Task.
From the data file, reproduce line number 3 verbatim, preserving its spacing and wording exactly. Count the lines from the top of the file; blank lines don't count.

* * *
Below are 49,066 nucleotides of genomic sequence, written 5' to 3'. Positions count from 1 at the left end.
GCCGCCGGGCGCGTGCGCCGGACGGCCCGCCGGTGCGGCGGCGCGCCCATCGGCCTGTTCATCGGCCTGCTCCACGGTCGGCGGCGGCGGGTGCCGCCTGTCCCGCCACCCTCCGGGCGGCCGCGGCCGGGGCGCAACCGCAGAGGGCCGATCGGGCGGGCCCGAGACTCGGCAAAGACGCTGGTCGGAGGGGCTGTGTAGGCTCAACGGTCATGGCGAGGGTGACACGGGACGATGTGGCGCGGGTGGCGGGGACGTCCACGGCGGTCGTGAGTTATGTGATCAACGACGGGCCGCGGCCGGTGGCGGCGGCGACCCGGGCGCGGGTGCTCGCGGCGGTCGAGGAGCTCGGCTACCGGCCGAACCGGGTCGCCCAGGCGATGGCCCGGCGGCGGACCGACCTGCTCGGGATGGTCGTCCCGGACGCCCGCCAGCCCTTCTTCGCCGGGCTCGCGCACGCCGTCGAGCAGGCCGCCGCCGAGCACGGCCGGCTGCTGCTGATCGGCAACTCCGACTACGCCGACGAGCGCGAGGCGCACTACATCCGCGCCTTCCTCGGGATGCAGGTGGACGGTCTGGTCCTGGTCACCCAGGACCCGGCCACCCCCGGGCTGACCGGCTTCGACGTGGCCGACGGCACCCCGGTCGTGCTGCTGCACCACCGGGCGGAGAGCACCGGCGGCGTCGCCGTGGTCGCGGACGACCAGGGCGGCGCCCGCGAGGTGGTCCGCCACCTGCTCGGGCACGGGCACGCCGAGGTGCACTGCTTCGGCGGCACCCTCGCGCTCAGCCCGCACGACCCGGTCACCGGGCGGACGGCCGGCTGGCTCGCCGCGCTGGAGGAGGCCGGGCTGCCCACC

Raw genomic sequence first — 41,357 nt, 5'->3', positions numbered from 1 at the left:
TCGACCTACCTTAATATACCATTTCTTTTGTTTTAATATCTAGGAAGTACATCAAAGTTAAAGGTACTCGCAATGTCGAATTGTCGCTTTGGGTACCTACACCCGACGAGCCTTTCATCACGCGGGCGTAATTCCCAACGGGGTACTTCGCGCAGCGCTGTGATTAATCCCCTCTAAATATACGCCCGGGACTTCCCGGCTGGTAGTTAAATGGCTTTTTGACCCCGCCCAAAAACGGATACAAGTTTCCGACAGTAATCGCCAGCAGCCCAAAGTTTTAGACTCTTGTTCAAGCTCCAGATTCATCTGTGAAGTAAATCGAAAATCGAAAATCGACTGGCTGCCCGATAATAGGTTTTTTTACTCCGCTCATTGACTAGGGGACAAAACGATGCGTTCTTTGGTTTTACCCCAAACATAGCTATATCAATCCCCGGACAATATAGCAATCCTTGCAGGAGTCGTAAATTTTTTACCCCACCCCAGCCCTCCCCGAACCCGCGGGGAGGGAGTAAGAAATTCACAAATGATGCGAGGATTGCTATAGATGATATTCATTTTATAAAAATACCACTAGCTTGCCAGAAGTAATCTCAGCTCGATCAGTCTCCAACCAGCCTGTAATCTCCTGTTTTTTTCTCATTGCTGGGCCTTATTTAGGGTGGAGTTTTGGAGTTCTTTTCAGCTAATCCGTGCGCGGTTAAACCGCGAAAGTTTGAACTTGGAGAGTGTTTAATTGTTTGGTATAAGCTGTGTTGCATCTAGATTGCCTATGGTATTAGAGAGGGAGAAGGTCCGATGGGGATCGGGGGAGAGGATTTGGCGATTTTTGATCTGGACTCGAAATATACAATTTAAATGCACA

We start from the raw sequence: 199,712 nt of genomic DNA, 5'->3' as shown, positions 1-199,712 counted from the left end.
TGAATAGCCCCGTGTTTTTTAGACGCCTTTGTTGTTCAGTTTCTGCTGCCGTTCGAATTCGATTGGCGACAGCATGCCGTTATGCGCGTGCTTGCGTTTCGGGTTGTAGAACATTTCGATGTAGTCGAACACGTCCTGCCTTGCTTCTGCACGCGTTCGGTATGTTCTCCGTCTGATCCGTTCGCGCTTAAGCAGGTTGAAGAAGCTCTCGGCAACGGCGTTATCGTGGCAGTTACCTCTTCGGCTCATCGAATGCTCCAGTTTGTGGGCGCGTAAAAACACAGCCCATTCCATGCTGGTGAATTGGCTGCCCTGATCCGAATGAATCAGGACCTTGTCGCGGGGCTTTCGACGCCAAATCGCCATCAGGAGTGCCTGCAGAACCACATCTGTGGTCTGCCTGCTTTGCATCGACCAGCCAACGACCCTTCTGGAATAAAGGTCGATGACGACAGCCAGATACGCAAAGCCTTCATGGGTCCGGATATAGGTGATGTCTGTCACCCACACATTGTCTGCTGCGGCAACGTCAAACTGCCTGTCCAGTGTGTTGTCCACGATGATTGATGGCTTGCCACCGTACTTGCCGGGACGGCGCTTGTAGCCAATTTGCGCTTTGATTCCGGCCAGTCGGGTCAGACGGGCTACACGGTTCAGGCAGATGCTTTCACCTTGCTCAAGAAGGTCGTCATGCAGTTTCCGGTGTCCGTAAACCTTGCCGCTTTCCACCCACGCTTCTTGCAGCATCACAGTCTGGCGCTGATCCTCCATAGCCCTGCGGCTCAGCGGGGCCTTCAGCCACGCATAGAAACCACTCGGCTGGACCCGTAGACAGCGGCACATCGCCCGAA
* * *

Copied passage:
Raw genomic sequence first — 41,357 nt, 5'->3', positions numbered from 1 at the left: